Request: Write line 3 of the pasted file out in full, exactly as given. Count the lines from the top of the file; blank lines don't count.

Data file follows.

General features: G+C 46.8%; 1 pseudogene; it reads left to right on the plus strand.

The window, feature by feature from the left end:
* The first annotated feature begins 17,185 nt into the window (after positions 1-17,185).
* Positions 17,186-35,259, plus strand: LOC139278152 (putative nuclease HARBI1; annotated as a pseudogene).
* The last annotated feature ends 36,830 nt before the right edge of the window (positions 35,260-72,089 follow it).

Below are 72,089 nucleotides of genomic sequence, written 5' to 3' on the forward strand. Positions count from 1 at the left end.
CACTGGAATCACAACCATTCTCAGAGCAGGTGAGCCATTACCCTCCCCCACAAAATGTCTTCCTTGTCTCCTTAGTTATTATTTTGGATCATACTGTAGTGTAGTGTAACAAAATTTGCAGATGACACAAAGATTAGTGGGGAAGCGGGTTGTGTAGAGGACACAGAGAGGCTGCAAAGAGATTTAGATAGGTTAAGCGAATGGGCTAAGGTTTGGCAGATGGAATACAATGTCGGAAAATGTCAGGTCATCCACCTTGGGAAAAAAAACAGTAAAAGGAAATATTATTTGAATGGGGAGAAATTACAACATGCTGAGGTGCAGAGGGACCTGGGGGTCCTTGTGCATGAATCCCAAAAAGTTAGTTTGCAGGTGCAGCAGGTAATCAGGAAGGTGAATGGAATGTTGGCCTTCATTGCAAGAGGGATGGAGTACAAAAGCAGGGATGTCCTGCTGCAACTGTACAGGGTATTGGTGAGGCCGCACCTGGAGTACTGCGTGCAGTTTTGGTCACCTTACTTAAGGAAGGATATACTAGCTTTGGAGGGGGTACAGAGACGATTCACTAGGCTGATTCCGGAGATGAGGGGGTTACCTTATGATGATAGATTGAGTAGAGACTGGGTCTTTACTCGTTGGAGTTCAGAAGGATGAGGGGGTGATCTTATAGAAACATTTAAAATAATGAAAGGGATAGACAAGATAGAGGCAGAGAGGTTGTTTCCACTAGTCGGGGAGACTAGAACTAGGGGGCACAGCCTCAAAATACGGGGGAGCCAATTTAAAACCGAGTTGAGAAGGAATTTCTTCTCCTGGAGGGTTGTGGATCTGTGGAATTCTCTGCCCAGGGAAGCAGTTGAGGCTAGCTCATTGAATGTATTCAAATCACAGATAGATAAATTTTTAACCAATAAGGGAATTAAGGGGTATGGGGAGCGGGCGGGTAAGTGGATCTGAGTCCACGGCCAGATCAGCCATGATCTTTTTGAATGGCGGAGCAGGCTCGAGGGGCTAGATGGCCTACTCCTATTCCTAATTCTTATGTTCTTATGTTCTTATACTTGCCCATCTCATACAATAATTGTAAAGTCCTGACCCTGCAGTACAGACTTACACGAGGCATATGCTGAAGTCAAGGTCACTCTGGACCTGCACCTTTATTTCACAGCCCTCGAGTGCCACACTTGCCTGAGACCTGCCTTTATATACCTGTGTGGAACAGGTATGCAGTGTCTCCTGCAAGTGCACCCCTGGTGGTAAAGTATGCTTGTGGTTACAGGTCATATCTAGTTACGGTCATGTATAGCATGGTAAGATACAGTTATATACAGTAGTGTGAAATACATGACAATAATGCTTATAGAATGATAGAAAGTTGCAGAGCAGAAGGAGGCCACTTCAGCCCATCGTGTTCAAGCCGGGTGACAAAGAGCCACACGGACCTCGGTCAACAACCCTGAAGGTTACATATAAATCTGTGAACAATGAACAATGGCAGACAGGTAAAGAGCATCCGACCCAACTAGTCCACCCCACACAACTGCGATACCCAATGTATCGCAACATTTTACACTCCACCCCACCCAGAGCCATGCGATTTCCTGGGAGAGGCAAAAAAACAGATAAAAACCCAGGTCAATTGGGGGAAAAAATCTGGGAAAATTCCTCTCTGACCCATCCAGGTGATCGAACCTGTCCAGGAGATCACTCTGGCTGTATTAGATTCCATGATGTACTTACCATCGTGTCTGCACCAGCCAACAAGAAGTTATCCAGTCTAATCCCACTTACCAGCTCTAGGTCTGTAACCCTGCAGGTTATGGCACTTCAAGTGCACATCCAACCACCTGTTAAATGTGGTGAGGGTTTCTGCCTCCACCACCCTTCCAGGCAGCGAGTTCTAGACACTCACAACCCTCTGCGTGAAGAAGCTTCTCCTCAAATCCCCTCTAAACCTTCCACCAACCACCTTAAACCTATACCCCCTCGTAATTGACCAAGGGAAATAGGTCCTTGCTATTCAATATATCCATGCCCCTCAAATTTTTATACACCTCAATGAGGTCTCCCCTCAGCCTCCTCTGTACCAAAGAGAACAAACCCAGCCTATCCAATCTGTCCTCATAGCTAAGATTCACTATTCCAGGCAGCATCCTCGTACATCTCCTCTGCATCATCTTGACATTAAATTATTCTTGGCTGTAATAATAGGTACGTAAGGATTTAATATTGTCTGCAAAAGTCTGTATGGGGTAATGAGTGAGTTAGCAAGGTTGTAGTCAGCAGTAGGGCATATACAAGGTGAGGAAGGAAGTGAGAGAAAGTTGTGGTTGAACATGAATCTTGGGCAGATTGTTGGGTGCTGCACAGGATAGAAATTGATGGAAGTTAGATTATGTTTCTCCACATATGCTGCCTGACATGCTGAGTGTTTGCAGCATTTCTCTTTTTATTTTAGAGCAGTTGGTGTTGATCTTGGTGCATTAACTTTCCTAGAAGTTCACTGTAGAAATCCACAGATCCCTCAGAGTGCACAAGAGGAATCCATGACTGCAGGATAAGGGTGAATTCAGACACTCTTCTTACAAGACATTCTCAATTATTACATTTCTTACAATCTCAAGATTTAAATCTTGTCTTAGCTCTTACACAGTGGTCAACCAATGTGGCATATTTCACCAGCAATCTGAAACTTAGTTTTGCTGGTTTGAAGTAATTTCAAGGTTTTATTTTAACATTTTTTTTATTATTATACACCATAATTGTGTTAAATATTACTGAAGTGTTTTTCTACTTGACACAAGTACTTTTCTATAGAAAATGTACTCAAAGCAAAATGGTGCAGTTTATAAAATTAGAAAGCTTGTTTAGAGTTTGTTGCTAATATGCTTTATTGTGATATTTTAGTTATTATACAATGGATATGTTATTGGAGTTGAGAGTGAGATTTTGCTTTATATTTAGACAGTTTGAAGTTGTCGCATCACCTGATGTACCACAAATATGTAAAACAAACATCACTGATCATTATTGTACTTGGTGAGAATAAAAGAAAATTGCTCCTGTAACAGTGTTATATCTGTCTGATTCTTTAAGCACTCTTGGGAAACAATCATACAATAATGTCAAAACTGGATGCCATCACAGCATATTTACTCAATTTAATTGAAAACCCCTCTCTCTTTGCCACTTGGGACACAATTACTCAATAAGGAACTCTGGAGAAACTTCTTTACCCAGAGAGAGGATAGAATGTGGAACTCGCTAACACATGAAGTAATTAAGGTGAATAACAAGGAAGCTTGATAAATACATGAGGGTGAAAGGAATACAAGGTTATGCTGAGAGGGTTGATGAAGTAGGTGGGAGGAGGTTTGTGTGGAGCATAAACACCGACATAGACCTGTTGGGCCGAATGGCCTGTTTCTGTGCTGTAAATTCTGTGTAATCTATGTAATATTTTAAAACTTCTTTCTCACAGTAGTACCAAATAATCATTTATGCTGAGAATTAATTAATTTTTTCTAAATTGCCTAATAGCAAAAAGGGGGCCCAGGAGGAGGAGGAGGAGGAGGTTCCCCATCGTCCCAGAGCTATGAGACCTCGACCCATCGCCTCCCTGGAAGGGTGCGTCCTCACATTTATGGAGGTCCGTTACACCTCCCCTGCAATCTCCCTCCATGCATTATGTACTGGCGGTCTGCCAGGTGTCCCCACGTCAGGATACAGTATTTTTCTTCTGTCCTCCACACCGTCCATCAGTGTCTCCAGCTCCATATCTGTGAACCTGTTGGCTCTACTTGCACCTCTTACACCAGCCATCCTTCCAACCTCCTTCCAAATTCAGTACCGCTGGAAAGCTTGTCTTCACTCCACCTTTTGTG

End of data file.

* The first annotated feature begins 17,185 nt into the window (after positions 1-17,185).